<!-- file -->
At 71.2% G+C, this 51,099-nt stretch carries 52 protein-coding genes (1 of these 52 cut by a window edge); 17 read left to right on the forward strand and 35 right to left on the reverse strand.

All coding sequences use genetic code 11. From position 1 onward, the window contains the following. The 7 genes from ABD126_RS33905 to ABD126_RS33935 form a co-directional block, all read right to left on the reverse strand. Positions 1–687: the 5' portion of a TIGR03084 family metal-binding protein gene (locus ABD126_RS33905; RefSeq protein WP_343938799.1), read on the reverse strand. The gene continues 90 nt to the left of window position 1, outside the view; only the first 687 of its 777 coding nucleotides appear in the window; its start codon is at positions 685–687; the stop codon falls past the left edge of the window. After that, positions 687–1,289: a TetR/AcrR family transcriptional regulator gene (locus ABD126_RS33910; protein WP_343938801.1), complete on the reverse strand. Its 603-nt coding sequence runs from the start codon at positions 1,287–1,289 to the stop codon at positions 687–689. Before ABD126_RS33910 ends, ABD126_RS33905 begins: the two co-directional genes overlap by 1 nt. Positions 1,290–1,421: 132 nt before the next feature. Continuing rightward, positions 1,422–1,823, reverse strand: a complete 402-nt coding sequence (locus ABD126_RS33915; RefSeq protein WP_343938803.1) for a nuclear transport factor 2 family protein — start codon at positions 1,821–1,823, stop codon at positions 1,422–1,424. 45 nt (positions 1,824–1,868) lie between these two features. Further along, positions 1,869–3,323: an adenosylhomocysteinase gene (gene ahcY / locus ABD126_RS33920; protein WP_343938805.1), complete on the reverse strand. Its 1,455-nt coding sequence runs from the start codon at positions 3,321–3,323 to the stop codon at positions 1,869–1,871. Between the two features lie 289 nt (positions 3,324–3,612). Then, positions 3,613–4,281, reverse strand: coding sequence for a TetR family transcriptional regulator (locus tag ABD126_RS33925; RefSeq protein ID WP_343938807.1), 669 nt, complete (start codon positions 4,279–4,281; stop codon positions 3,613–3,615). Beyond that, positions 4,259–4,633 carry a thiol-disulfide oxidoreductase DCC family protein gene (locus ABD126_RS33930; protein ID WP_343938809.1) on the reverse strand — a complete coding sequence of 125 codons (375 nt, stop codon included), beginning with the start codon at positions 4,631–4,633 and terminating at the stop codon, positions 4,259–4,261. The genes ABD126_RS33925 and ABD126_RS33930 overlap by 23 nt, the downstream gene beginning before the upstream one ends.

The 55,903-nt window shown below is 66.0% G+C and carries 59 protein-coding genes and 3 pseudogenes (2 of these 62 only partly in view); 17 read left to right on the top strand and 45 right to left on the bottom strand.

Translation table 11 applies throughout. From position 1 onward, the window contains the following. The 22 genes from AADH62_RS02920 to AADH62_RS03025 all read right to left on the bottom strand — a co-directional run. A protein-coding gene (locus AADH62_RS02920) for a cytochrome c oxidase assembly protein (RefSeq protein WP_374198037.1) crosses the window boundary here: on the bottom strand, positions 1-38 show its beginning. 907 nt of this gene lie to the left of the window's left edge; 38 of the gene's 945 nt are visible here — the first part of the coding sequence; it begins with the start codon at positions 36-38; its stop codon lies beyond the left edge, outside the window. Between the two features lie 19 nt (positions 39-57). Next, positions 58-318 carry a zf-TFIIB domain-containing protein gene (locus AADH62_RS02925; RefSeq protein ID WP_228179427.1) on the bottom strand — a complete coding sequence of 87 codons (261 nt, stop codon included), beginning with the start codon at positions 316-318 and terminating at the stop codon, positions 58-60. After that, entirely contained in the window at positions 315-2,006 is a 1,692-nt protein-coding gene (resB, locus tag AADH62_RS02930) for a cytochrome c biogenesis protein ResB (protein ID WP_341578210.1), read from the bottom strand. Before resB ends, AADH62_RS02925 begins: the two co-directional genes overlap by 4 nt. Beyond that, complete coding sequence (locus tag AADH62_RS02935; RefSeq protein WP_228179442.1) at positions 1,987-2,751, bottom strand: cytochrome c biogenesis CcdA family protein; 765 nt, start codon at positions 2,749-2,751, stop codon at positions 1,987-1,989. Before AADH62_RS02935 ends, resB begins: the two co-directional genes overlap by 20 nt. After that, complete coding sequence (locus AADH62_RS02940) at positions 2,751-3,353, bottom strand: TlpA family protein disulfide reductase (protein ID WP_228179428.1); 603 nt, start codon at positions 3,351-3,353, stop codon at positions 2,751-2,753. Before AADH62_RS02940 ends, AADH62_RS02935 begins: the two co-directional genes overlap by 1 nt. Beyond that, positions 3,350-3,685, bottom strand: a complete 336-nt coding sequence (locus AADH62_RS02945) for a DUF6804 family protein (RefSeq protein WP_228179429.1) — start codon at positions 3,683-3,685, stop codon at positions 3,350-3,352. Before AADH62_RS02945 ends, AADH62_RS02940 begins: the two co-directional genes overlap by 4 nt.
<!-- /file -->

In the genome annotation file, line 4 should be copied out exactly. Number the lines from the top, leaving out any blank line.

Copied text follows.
Translation table 11 applies throughout. From position 1 onward, the window contains the following. The 22 genes from AADH62_RS02920 to AADH62_RS03025 all read right to left on the bottom strand — a co-directional run. A protein-coding gene (locus AADH62_RS02920) for a cytochrome c oxidase assembly protein (RefSeq protein WP_374198037.1) crosses the window boundary here: on the bottom strand, positions 1-38 show its beginning. 907 nt of this gene lie to the left of the window's left edge; 38 of the gene's 945 nt are visible here — the first part of the coding sequence; it begins with the start codon at positions 36-38; its stop codon lies beyond the left edge, outside the window. Between the two features lie 19 nt (positions 39-57). Next, positions 58-318 carry a zf-TFIIB domain-containing protein gene (locus AADH62_RS02925; RefSeq protein ID WP_228179427.1) on the bottom strand — a complete coding sequence of 87 codons (261 nt, stop codon included), beginning with the start codon at positions 316-318 and terminating at the stop codon, positions 58-60. After that, entirely contained in the window at positions 315-2,006 is a 1,692-nt protein-coding gene (resB, locus tag AADH62_RS02930) for a cytochrome c biogenesis protein ResB (protein ID WP_341578210.1), read from the bottom strand. Before resB ends, AADH62_RS02925 begins: the two co-directional genes overlap by 4 nt. Beyond that, complete coding sequence (locus tag AADH62_RS02935; RefSeq protein WP_228179442.1) at positions 1,987-2,751, bottom strand: cytochrome c biogenesis CcdA family protein; 765 nt, start codon at positions 2,749-2,751, stop codon at positions 1,987-1,989. Before AADH62_RS02935 ends, resB begins: the two co-directional genes overlap by 20 nt. After that, complete coding sequence (locus AADH62_RS02940) at positions 2,751-3,353, bottom strand: TlpA family protein disulfide reductase (protein ID WP_228179428.1); 603 nt, start codon at positions 3,351-3,353, stop codon at positions 2,751-2,753. Before AADH62_RS02940 ends, AADH62_RS02935 begins: the two co-directional genes overlap by 1 nt. Beyond that, positions 3,350-3,685, bottom strand: a complete 336-nt coding sequence (locus AADH62_RS02945) for a DUF6804 family protein (RefSeq protein WP_228179429.1) — start codon at positions 3,683-3,685, stop codon at positions 3,350-3,352. Before AADH62_RS02945 ends, AADH62_RS02940 begins: the two co-directional genes overlap by 4 nt.